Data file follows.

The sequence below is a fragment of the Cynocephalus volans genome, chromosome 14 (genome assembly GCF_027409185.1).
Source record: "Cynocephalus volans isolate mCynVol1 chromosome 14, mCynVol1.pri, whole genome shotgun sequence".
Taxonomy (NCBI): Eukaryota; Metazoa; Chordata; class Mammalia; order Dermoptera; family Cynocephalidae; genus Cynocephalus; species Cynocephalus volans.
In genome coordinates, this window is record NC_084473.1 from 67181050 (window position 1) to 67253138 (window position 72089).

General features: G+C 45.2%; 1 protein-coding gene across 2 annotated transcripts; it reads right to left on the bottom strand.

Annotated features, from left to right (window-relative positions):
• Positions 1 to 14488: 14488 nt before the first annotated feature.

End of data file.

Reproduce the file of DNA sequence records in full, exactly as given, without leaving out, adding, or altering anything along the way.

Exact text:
The sequence below is a fragment of the Cynocephalus volans genome, chromosome 14 (genome assembly GCF_027409185.1).
Source record: "Cynocephalus volans isolate mCynVol1 chromosome 14, mCynVol1.pri, whole genome shotgun sequence".
Taxonomy (NCBI): Eukaryota; Metazoa; Chordata; class Mammalia; order Dermoptera; family Cynocephalidae; genus Cynocephalus; species Cynocephalus volans.
In genome coordinates, this window is record NC_084473.1 from 67181050 (window position 1) to 67253138 (window position 72089).

General features: G+C 45.2%; 1 protein-coding gene across 2 annotated transcripts; it reads right to left on the bottom strand.

Annotated features, from left to right (window-relative positions):
• Positions 1 to 14488: 14488 nt before the first annotated feature.